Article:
I opened the door and I could hear the fire alarm ringing in a down direction. I walk down the stairs to the ninth level where it was loudest. The brigade is in someone's apartment and I can smell burning plastic. I catch the lift to the ground floor. No-one is there. Where are the committee members? The building manager? I step outside and stroll along a bit. Hmmm, that fireman looks ok. Pornographic 'man in uniform' setting kicks in. I stare up and the building and count floors. There are no lights on in any committe members apartments. I go to buzz the apartment of one member who's apartment I cannot see, then I spy the building manager in the foyer. A committee member arrives.

It was a faulty microwave in self destruct mode. No big deal, until the idiot dweller opened his door to the landing to clear the smoke and smell and so set off the the alarm. He is luckier than the chap who knocked off a sprinkler head with a surf board. There will be no charge as it was a faulty appliance.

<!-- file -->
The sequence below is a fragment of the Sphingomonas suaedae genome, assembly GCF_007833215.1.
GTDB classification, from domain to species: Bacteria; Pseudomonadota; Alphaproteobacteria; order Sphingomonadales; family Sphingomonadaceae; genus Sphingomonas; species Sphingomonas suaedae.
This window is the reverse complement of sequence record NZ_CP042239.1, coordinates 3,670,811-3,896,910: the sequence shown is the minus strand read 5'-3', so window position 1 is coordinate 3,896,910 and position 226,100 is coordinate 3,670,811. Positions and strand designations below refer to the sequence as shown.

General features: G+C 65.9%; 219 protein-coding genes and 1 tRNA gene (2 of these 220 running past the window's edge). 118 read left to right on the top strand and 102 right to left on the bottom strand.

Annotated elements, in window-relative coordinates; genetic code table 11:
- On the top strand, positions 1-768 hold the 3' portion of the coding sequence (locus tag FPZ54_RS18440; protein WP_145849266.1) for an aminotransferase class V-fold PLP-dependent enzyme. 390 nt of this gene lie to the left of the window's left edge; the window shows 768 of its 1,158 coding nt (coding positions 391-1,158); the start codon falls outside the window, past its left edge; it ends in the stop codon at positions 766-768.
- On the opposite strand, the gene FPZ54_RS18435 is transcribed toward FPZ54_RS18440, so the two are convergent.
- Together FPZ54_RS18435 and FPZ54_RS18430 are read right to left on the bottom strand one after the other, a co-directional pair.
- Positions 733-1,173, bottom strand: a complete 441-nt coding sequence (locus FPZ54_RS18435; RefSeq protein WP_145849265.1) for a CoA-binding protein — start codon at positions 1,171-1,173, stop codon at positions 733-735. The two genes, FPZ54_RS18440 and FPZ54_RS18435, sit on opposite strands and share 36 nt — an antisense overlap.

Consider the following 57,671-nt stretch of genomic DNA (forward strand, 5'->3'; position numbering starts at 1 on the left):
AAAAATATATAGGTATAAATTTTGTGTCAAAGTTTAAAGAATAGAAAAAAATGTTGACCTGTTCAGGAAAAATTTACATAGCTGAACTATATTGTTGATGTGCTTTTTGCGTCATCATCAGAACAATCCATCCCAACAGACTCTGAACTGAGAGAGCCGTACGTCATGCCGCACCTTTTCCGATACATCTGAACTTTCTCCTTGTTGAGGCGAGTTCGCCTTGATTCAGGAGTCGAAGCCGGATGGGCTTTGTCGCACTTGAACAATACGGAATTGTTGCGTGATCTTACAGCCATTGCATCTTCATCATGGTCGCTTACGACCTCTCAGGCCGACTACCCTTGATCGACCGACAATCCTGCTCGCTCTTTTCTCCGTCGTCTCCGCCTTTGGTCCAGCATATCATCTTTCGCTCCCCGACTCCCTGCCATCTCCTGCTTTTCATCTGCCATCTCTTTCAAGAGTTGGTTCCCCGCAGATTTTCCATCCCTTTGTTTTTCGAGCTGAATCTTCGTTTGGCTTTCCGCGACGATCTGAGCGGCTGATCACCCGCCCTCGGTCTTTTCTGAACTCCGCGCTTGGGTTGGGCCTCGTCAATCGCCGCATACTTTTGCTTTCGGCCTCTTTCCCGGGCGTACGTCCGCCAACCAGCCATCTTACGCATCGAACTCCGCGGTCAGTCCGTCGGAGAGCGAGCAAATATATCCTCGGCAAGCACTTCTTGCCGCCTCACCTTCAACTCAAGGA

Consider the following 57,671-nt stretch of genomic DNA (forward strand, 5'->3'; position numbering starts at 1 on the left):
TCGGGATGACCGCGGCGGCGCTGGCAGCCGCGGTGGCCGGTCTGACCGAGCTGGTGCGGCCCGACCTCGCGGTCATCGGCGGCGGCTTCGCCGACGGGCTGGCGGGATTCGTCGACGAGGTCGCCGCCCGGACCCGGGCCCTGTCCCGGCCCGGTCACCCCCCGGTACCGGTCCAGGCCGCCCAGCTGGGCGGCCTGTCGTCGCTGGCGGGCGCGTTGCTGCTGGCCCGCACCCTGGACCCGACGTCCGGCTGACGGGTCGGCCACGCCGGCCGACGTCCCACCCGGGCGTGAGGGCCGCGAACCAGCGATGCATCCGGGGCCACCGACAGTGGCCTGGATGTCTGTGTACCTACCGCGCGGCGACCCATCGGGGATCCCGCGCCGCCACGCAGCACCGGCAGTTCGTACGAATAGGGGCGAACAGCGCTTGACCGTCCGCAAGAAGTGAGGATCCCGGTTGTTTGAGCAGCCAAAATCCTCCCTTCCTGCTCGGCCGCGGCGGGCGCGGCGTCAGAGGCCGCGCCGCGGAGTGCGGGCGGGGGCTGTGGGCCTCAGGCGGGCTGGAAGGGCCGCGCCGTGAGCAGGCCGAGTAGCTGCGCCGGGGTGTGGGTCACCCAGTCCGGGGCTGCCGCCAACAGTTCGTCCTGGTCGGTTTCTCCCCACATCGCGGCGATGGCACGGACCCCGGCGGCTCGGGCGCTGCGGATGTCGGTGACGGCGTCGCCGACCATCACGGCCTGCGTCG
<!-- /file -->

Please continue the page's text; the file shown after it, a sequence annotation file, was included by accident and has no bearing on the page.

In the documentation that every resident receives when they move into the building, is the warning about opening your apartment door to clear smoke. Pity some don't read it.

Target Melbourne

Just thinking aloud.

Risk one: Now what is iconic about Melbourne? What passes all the buildings and places a visitor to Melbourne might want to see? Who might be in the wrong place at the wrong time?

Risk two: Who lives in a tall building? While it is an unexceptional building, if it was turned into a pile of rubble, it would have quite an impact.

Risk three: Who lives opposite a synagogue, a worshipping place for those they hate?

My advice is don't insure me.

Well done Johnny. Climate of fear created and I have stopped thinking about Telstra, and yes, we need tighter security. Bring on heaps of laws and lock up or deport those feral demonstrators. Done. I can now go and arrange all my pairs of socks into neat rows and continue with my meaningful life.